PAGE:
Frequent Presence of Lymphovascular Invasion in Small Rectal Neuroendocrine Tumors on Immunohistochemical Analysis

Digestion. 2017;95(1):16-21. doi: 10.1159/000452357. Epub 2017 Jan 5.


Rectal neuroendocrine tumors (RNETs) have become common in recent years and are good candidates for endoscopic resection (ER). To achieve clear resection margins, more advanced techniques such as endoscopic submucosal dissection, endoscopic submucosal resection with a ligation device, and cap-assisted endoscopic mucosal resection are available for ER. After ER, lymphovascular invasion (LVI) is regarded as an important predictor of nodal metastasis. Previous studies have shown that small RNETs with LVI were uncommon (0-8.3%). However, using immunohistochemical analysis, a recent study revealed the frequent occurrence of LVI in small RNETs in a systematic manner (46.7%). There is a possibility that the actual detection rate of LVI in small RNETs is not always evaluated accurately because of the limited detection sensitivity of conventional hematoxylin-eosin staining. In addition, the correlation between LVI detected using immunohistochemical analysis and the development of metastasis remains unclear. Further prospective studies are required to clarify the role of LVI detected using immunohistochemical analysis.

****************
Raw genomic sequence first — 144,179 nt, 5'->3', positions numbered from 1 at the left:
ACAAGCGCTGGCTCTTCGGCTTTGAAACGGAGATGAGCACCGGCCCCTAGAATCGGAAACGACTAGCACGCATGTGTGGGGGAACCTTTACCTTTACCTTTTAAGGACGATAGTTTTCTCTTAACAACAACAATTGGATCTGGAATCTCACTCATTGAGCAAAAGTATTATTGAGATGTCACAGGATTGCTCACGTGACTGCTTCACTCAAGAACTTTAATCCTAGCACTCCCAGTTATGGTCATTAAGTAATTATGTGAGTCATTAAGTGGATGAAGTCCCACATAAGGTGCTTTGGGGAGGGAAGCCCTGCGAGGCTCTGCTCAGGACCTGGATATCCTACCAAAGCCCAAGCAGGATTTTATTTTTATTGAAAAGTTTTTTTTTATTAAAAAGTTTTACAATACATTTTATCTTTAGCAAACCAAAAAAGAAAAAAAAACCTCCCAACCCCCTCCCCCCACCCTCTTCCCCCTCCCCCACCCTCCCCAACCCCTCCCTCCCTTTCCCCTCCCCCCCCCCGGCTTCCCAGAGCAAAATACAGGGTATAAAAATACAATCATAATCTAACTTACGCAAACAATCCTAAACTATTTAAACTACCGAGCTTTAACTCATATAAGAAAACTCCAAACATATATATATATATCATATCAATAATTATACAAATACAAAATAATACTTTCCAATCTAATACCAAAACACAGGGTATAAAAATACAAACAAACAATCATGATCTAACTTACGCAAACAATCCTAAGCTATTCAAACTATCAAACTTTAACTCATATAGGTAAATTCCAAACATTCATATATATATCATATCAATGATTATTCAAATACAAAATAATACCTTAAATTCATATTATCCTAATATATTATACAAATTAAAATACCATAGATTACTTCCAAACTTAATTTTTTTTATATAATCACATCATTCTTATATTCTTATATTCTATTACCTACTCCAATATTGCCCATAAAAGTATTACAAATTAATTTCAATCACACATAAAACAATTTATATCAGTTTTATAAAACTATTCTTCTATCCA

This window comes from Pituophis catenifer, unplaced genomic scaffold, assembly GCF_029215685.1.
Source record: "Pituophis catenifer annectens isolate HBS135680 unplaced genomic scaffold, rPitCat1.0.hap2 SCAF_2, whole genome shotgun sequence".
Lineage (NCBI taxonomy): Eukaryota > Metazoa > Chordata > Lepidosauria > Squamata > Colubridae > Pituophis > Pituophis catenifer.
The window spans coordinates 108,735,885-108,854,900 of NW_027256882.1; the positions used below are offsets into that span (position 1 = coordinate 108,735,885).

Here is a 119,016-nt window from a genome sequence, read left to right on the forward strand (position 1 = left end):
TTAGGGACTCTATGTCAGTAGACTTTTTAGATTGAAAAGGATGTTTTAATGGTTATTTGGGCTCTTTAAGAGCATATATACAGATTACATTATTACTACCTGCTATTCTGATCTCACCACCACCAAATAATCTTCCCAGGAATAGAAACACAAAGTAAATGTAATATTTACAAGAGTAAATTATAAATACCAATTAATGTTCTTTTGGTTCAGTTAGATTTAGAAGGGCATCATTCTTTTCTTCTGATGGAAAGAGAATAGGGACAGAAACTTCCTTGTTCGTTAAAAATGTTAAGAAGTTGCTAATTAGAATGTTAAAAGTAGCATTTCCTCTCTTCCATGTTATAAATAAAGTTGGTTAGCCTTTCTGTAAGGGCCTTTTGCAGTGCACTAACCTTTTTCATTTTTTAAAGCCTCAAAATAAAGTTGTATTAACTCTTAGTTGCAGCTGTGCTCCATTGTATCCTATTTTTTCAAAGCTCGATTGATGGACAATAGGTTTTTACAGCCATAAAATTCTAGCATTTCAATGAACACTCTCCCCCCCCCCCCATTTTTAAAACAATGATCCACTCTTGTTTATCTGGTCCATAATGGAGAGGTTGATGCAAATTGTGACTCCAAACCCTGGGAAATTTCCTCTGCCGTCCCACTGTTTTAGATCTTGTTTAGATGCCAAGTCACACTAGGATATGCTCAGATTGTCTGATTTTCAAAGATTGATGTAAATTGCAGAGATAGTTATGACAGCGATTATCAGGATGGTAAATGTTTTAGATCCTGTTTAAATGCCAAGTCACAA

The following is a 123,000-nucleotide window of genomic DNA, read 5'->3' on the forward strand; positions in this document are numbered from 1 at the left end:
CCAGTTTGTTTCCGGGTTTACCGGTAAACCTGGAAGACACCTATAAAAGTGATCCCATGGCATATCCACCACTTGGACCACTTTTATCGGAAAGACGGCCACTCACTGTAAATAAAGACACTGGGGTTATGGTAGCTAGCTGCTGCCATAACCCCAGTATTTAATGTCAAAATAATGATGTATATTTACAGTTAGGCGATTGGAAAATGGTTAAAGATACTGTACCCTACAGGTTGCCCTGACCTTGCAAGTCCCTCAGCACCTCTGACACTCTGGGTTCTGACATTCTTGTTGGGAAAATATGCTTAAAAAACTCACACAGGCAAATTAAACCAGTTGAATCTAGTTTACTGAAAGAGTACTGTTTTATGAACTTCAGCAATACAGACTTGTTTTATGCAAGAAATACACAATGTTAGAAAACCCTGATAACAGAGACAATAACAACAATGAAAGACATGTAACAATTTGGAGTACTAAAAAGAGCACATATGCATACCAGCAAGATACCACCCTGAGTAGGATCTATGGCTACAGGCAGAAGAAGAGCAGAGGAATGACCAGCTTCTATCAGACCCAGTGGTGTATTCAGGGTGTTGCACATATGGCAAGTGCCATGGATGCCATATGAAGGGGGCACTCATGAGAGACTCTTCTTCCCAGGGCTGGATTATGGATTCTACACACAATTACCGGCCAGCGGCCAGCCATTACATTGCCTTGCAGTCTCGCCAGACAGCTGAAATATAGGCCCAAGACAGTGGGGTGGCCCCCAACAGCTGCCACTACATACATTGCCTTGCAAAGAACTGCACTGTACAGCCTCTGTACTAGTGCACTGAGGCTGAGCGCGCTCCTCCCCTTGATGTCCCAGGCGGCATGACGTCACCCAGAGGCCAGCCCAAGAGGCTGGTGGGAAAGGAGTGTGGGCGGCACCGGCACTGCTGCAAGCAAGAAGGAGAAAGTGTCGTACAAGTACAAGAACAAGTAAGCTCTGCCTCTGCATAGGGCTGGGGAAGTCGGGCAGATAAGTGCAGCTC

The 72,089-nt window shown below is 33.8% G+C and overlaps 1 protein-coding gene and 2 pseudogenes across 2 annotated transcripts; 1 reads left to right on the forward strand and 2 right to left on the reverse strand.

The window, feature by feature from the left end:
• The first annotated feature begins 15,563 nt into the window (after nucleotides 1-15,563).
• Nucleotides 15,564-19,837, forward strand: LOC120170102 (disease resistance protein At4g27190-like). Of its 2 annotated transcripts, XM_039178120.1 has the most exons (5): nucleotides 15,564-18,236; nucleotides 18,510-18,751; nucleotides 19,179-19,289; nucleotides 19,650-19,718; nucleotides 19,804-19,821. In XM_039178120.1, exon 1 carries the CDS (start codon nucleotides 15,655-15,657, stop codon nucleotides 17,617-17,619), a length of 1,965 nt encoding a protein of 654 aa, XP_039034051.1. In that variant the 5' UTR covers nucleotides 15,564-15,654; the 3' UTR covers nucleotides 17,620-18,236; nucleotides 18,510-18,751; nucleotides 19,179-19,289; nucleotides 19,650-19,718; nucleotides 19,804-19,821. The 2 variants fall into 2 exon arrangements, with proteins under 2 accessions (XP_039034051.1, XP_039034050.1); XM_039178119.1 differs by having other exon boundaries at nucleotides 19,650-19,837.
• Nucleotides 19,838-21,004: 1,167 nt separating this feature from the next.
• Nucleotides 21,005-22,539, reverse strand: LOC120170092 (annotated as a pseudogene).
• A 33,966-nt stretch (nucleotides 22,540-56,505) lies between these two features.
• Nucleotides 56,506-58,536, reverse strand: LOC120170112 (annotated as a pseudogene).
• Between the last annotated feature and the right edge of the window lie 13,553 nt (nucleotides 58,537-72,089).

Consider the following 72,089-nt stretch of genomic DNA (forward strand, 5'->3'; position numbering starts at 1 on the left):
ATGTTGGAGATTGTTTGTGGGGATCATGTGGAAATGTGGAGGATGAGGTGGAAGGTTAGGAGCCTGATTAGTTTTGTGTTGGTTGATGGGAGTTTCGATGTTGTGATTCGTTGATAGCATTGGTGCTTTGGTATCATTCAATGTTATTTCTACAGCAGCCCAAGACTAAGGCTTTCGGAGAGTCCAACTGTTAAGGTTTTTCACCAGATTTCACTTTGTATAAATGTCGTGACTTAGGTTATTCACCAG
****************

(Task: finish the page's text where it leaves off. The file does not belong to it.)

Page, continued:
Publication types

  • Review

MeSH terms

  • Humans
  • Immunohistochemistry / methods*
  • Lymph Nodes / blood supply
  • Lymph Nodes / pathology
  • Neoplasm Invasiveness
  • Neuroendocrine Tumors / pathology*
  • Neuroendocrine Tumors / surgery
  • Rectal Neoplasms / pathology*
  • Rectal Neoplasms / surgery
  • Vascular Neoplasms / diagnosis*
  • Vascular Neoplasms / secondary